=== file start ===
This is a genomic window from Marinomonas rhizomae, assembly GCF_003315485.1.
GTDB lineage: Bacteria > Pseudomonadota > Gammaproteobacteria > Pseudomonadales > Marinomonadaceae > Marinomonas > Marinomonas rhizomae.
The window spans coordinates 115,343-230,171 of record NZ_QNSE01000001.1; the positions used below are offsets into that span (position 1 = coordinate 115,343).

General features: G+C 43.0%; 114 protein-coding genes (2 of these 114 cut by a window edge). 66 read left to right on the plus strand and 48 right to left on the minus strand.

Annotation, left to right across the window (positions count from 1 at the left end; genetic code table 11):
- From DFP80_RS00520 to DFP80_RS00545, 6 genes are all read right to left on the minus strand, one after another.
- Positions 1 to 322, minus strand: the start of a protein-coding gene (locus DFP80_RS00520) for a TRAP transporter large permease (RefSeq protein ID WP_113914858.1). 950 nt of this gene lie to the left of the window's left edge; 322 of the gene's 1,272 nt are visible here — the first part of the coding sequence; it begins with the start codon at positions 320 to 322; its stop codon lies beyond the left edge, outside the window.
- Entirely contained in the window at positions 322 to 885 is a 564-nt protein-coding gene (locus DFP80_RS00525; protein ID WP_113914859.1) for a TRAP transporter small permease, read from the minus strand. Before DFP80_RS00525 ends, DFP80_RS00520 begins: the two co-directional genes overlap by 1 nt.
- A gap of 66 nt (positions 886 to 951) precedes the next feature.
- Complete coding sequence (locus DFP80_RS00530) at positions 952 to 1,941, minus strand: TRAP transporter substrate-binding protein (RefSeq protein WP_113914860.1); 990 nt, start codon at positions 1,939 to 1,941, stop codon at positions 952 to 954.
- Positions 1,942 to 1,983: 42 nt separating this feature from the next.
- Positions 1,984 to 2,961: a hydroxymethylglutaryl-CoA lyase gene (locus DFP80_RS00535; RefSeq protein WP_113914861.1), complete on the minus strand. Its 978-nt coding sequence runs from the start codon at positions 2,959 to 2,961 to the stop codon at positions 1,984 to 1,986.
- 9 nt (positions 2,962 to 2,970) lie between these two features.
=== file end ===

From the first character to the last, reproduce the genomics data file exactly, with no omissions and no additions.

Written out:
This is a genomic window from Marinomonas rhizomae, assembly GCF_003315485.1.
GTDB lineage: Bacteria > Pseudomonadota > Gammaproteobacteria > Pseudomonadales > Marinomonadaceae > Marinomonas > Marinomonas rhizomae.
The window spans coordinates 115,343-230,171 of record NZ_QNSE01000001.1; the positions used below are offsets into that span (position 1 = coordinate 115,343).

General features: G+C 43.0%; 114 protein-coding genes (2 of these 114 cut by a window edge). 66 read left to right on the plus strand and 48 right to left on the minus strand.

Annotation, left to right across the window (positions count from 1 at the left end; genetic code table 11):
- From DFP80_RS00520 to DFP80_RS00545, 6 genes are all read right to left on the minus strand, one after another.
- Positions 1 to 322, minus strand: the start of a protein-coding gene (locus DFP80_RS00520) for a TRAP transporter large permease (RefSeq protein ID WP_113914858.1). 950 nt of this gene lie to the left of the window's left edge; 322 of the gene's 1,272 nt are visible here — the first part of the coding sequence; it begins with the start codon at positions 320 to 322; its stop codon lies beyond the left edge, outside the window.
- Entirely contained in the window at positions 322 to 885 is a 564-nt protein-coding gene (locus DFP80_RS00525; protein ID WP_113914859.1) for a TRAP transporter small permease, read from the minus strand. Before DFP80_RS00525 ends, DFP80_RS00520 begins: the two co-directional genes overlap by 1 nt.
- A gap of 66 nt (positions 886 to 951) precedes the next feature.
- Complete coding sequence (locus DFP80_RS00530) at positions 952 to 1,941, minus strand: TRAP transporter substrate-binding protein (RefSeq protein WP_113914860.1); 990 nt, start codon at positions 1,939 to 1,941, stop codon at positions 952 to 954.
- Positions 1,942 to 1,983: 42 nt separating this feature from the next.
- Positions 1,984 to 2,961: a hydroxymethylglutaryl-CoA lyase gene (locus DFP80_RS00535; RefSeq protein WP_113914861.1), complete on the minus strand. Its 978-nt coding sequence runs from the start codon at positions 2,959 to 2,961 to the stop codon at positions 1,984 to 1,986.
- 9 nt (positions 2,962 to 2,970) lie between these two features.